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Solidworks for home, and energy efficient

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Last response: in Systems
August 1, 2012 3:43:56 PM


I want to get a SolidWorks (2012 and later ) certfied workstation for home personal use,
with the most energy-efficient components with the price range $1000 to $1600.
The closer to $1000 the better. I want the Best value for the buck.
I'm an Industrial Designer in training / wannabe.. It's not for office, since it's not my day job (yet)..
I'm modeling small parts and assemblies; not large things like an airplane.
Speed is not so important. Quality, accuracy and smoothness is more important.
Spinning parts in a high speed would probably make me dizzy anyway..

It will primary be a SolidWorks workstation, maybe someday it will be used for Alias,
Pro-Engineer, Adobe PhotoShop, Adobe Illustrator, Inventor, Rhino, etc.. A BIG maybe..
I'm not into video games. But definitely into web surfing..
I don't know much about the motherboards, like what brands are good.

Approximate Purchase Date: next 30 days.. August 2012..

Budget Range: approximately $1000 to $1600 just for the main system unit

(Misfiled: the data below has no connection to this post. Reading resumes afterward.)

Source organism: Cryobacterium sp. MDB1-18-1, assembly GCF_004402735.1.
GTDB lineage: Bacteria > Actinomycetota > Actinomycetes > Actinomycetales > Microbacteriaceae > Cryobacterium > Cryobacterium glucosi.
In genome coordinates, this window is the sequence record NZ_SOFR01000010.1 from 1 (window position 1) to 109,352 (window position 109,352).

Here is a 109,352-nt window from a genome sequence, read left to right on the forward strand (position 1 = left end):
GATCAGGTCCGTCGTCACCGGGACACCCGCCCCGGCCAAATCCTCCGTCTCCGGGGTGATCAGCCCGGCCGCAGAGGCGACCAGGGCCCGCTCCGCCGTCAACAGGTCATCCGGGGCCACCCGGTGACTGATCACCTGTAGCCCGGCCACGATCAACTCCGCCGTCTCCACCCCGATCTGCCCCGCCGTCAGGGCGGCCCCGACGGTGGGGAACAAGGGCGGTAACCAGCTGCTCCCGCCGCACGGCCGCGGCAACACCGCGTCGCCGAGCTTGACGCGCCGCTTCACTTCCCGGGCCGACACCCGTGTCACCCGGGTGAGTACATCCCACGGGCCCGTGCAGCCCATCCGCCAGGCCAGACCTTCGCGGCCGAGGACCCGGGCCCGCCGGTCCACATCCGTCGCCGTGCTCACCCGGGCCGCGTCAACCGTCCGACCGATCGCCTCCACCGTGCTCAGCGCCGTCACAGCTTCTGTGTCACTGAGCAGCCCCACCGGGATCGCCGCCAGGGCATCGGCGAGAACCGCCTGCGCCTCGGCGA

Before / After Rebates; rebates would be nice..
Before Shipping

System Usage from Most to Least Important:
SolidWorks - ( modeling , virtual prototyping, simulation )
surfing the internet,
watching TV shows from a TV tuner ,
watching DVD ,

Are you buying a monitor: Yes , monitor pricing is separate - $200 to $500.

Parts to Upgrade: planning to get a whole new system..
Solidworks is not compatible with Mac .. Damn it!!
BootCamp is not supported by SolidWorks..

Do you need to buy OS: Yes , windows 7 Pro

Preferred Website(s) for Parts: I'm open..
as long they are reliable, dependable, etc..

Location: New York City, NY , USA

Parts Preferences: must be SolidWorks ( 2012 , 2013 ) certified

Overclocking: No ,

SLI or Crossfire: Maybe ...

Your Monitor Resolution: Don't have a monitor..
preferably 1920x1080, 1920x1200

Additional Comments:
must be Solidworks (2012 or 2013 ) certified.

perhaps :
Intel Core i3 or Core i5 ( what about AMD or Via ?? ) -
smaller number of cores is preferable. since I'm doing mostly modeling.
and I read that solidWorks is not heavily multi-threaded, except for the simulation.
6 to 16 GB RAM ( non ECC memory is fine , since it's for home use )
Solidworks-certified 3D professional graphics card. Beginners 3D cards are fine.. Not a 3D gaming card.
perhaps a Nvida Quadro 600 or 2000 or AMD/ATI FirePro 3800 or 4800
Win Pro 7 and Linux ( redhat/centos/ubuntu/mint ) dual boot..
two 250GB to 500GB SAS/SATA Hard Drives, ( one of them is a backup for the other)
3-6 USB 2.0 connections. ( got keyboard, mouse, 3D mouse, etc.. )
EnergyStar Power Supply. Perhaps 80 PLUS certified..

a good hi-res monitor would probably be another $300 to $600. 20-inch to 26-inch..
DisplayPort seems to be the new video standard these days.

I'm open to a laptop as well.. maybe a desktop replacement laptop??

And Most Importantly, Why Are You Upgrading:
running SolidWorks 2012 , later on SolidWorks 2013..
want to be supported by the SolidWorks company support folks.